- Technology and Internet Penetration – The pro-technology and innovation driven ecosystem is a key enabler in the growth of FinTech as the cost of starting a business have declined drastically backed by easier access to technology, cloud-based storage, and availability of talent. Moreover, the surge in smartphone adoption, internet penetration, and growth of rural telephony further complements the already booming sector.
- Favorable Government Policy – The government’s widely publicized agenda of “Digital India”, flagship programs such as JAM (Jan Dhan, Aadhar, and Mobile), cashless payment tools such as UPI, USSD, BHIM, and BharatQR as well as the recent demonetization of currency notes has turned the spotlight on the sector.
- Thrust on Financial Inclusion – It’s an open truth that India still has the largest share of the world’s unbanked population. Having said that, it is also the only country that is bridging the gap at an exceptional pace, thanks to the strategic initiatives from the government and RBI such as the grant of Payments bank licenses, Rupay-enabled ATM debit card, and Direct Benefit Transfer (DBT).
- Massive Working Population – India’s young and tech-savvy working class provides a sizeable customer base to FinTech firms and have a far greater enthusiasm to avail services offered by such companies. Gone are the days when people had to bunk office and stand in queues, filling out piles of papers just to access a financial service.
- Needs of SME and Unorganized Sector – The SME and unorganized sector which usually finds it challenging to raise capital from banks due to stringent lending norms, longer processing times, ridiculously high-interest rates and rigid terms and conditions can now raise smaller working capital loans much faster and cheaper.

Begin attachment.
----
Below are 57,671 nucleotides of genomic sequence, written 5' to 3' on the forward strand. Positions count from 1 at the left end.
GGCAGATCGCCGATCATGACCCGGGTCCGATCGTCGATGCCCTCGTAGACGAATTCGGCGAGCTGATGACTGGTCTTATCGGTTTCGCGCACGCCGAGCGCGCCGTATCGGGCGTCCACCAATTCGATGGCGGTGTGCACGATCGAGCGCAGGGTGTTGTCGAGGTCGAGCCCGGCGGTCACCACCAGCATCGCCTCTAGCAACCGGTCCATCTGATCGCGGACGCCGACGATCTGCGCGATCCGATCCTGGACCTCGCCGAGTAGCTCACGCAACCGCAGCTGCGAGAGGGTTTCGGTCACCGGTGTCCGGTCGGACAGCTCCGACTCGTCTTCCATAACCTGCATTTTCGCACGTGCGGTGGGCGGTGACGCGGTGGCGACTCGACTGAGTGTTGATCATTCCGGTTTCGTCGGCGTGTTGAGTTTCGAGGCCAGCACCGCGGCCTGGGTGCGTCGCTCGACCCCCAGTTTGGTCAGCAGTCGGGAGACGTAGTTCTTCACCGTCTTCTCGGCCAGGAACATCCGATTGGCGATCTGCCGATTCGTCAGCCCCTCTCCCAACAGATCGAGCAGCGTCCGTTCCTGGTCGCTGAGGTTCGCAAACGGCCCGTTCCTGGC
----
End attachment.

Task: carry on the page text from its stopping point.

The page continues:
FinTech is fast evolving as the most promising industry. Today, anyone with a smartphone can lend, borrow or invest money, make payments, seek financial advice and manage portfolios at the swipe of a screen. This presents significant growth opportunities for firms who are capable of developing sustainable and scalable business models, comprehensive financial products on a single platform with a customer centric engagement strategy while navigating the regulatory challenges, awareness and trust issues that they will eventually face.
Undoubtedly, FinTech is currently the most exciting business to be in, a multi-billion dollar opportunity offering tremendous potential to build the next financial behemoth (a la unicorns). According to a research report published by KPMG in India, the transaction value of for the Indian FinTech sector is expected to reach a whopping USD 73 Billion by 2020 from the current approximate level of USD 33 Billion.
Even ice cream in the Bangalorean summer doesn’t melt that fast!
The article was first published here.
Rupesh is a Bangalore based writer covering topics related to business & economics, finance, tech, and strategy. CA by profession, he is presently working for Infosys Ltd. and knows a thing or two about FP&A, IFRS, MIS reporting, international taxation and revenue assurance. When not doing any of the fancy stuff mentioned above, he can be found with a book in hand, oblivious to his surroundings, unless there’s an Indo – Pak cricket match on TV! He can be reached at firstname.lastname@example.org and on twitter @Rupesh_Kalantri. Visit his personal blog at www.rupeshmaheshwari.com.